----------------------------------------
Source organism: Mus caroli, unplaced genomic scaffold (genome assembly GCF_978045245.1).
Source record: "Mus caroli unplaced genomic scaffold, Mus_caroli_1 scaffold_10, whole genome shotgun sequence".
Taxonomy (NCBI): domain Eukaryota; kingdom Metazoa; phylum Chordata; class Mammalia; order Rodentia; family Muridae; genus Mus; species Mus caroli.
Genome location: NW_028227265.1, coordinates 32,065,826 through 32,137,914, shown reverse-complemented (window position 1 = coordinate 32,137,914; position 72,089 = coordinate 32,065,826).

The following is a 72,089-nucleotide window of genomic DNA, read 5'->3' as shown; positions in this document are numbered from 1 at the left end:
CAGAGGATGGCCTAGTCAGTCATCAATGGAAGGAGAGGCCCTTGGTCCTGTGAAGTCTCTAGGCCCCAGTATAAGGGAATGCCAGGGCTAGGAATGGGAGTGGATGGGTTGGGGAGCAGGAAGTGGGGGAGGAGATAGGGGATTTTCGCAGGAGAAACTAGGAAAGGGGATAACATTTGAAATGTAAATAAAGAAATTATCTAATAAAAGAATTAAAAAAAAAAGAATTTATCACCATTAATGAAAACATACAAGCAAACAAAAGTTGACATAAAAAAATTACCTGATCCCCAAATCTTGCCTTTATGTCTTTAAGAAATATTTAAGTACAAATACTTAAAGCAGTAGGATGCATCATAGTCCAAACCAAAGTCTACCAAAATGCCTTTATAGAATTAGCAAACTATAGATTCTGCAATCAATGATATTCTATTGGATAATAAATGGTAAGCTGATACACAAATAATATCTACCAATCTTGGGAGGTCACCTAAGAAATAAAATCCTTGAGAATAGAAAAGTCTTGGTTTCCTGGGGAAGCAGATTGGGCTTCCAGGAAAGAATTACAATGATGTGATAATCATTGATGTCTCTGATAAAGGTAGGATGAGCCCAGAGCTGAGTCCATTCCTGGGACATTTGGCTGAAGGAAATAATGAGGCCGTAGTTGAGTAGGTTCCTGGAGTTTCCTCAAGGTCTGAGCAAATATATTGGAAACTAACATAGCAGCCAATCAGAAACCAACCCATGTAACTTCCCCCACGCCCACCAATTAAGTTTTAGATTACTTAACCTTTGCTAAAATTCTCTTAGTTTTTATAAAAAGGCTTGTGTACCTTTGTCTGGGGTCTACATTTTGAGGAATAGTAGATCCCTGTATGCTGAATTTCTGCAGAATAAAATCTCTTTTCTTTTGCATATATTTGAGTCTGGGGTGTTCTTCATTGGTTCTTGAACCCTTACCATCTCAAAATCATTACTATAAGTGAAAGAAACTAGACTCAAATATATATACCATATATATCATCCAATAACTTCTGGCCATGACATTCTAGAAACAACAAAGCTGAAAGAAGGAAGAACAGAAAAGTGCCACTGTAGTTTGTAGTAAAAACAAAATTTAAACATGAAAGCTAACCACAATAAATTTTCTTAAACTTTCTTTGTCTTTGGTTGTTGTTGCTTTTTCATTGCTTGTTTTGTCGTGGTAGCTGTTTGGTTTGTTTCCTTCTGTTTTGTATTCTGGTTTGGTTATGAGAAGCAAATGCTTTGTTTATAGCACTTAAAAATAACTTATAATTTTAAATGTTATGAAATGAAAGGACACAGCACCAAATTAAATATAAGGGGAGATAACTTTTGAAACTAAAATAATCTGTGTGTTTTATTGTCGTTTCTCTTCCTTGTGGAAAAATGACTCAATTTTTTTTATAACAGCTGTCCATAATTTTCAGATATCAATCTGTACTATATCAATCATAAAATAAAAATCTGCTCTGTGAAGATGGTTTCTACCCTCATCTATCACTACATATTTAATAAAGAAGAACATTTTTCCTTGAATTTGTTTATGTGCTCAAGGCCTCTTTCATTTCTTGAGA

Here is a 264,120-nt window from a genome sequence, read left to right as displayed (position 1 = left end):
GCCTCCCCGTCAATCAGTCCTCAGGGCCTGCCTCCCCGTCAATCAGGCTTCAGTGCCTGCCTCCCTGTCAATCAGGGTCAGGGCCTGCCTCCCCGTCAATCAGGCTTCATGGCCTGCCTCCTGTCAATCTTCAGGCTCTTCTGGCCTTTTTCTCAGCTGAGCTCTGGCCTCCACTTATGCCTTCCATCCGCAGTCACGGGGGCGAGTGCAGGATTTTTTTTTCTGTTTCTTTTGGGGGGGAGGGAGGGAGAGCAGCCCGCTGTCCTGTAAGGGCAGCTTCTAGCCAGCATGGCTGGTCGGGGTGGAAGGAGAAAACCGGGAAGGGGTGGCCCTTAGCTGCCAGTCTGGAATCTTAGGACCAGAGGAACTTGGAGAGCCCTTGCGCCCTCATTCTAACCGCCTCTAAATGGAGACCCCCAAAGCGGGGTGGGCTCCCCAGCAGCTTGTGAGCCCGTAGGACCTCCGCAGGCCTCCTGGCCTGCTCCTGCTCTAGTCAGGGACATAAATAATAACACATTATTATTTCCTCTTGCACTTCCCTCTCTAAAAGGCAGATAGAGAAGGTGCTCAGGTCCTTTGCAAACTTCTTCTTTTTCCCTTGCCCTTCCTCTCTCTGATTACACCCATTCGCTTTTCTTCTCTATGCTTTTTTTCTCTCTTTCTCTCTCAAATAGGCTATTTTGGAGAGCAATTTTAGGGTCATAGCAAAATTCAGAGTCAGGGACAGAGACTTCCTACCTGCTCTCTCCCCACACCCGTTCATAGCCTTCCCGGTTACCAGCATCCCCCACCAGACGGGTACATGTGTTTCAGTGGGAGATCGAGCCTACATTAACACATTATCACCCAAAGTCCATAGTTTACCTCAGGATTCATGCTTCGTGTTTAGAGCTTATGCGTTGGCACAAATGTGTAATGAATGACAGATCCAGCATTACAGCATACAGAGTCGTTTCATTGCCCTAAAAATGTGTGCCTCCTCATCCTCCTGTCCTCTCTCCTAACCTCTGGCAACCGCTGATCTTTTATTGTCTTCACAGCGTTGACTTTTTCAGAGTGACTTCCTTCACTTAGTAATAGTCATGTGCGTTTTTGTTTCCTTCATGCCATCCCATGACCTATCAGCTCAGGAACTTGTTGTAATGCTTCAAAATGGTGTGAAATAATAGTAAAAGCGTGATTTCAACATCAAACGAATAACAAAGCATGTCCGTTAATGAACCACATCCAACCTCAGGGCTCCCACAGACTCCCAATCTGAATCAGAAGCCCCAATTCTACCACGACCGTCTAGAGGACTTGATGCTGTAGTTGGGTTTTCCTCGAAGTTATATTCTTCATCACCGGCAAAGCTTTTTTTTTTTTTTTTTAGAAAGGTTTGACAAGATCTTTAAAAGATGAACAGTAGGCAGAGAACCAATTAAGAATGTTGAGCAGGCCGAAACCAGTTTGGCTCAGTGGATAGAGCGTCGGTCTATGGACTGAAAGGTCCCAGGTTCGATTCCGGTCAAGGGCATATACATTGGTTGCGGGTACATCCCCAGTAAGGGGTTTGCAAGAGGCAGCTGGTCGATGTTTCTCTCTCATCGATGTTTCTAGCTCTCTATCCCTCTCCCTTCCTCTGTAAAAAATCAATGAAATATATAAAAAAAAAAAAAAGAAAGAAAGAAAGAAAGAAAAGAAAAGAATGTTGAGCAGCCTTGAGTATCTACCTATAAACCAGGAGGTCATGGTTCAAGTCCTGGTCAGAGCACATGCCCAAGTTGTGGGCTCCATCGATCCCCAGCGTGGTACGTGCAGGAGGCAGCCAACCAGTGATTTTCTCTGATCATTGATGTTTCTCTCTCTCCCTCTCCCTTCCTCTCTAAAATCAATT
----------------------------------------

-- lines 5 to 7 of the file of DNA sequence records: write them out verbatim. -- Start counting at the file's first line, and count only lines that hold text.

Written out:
The following is a 72,089-nucleotide window of genomic DNA, read 5'->3' as shown; positions in this document are numbered from 1 at the left end:
CAGAGGATGGCCTAGTCAGTCATCAATGGAAGGAGAGGCCCTTGGTCCTGTGAAGTCTCTAGGCCCCAGTATAAGGGAATGCCAGGGCTAGGAATGGGAGTGGATGGGTTGGGGAGCAGGAAGTGGGGGAGGAGATAGGGGATTTTCGCAGGAGAAACTAGGAAAGGGGATAACATTTGAAATGTAAATAAAGAAATTATCTAATAAAAGAATTAAAAAAAAAAGAATTTATCACCATTAATGAAAACATACAAGCAAACAAAAGTTGACATAAAAAAATTACCTGATCCCCAAATCTTGCCTTTATGTCTTTAAGAAATATTTAAGTACAAATACTTAAAGCAGTAGGATGCATCATAGTCCAAACCAAAGTCTACCAAAATGCCTTTATAGAATTAGCAAACTATAGATTCTGCAATCAATGATATTCTATTGGATAATAAATGGTAAGCTGATACACAAATAATATCTACCAATCTTGGGAGGTCACCTAAGAAATAAAATCCTTGAGAATAGAAAAGTCTTGGTTTCCTGGGGAAGCAGATTGGGCTTCCAGGAAAGAATTACAATGATGTGATAATCATTGATGTCTCTGATAAAGGTAGGATGAGCCCAGAGCTGAGTCCATTCCTGGGACATTTGGCTGAAGGAAATAATGAGGCCGTAGTTGAGTAGGTTCCTGGAGTTTCCTCAAGGTCTGAGCAAATATATTGGAAACTAACATAGCAGCCAATCAGAAACCAACCCATGTAACTTCCCCCACGCCCACCAATTAAGTTTTAGATTACTTAACCTTTGCTAAAATTCTCTTAGTTTTTATAAAAAGGCTTGTGTACCTTTGTCTGGGGTCTACATTTTGAGGAATAGTAGATCCCTGTATGCTGAATTTCTGCAGAATAAAATCTCTTTTCTTTTGCATATATTTGAGTCTGGGGTGTTCTTCATTGGTTCTTGAACCCTTACCATCTCAAAATCATTACTATAAGTGAAAGAAACTAGACTCAAATATATATACCATATATATCATCCAATAACTTCTGGCCATGACATTCTAGAAACAACAAAGCTGAAAGAAGGAAGAACAGAAAAGTGCCACTGTAGTTTGTAGTAAAAACAAAATTTAAACATGAAAGCTAACCACAATAAATTTTCTTAAACTTTCTTTGTCTTTGGTTGTTGTTGCTTTTTCATTGCTTGTTTTGTCGTGGTAGCTGTTTGGTTTGTTTCCTTCTGTTTTGTATTCTGGTTTGGTTATGAGAAGCAAATGCTTTGTTTATAGCACTTAAAAATAACTTATAATTTTAAATGTTATGAAATGAAAGGACACAGCACCAAATTAAATATAAGGGGAGATAACTTTTGAAACTAAAATAATCTGTGTGTTTTATTGTCGTTTCTCTTCCTTGTGGAAAAATGACTCAATTTTTTTTATAACAGCTGTCCATAATTTTCAGATATCAATCTGTACTATATCAATCATAAAATAAAAATCTGCTCTGTGAAGATGGTTTCTACCCTCATCTATCACTACATATTTAATAAAGAAGAACATTTTTCCTTGAATTTGTTTATGTGCTCAAGGCCTCTTTCATTTCTTGAGA

Here is a 264,120-nt window from a genome sequence, read left to right as displayed (position 1 = left end):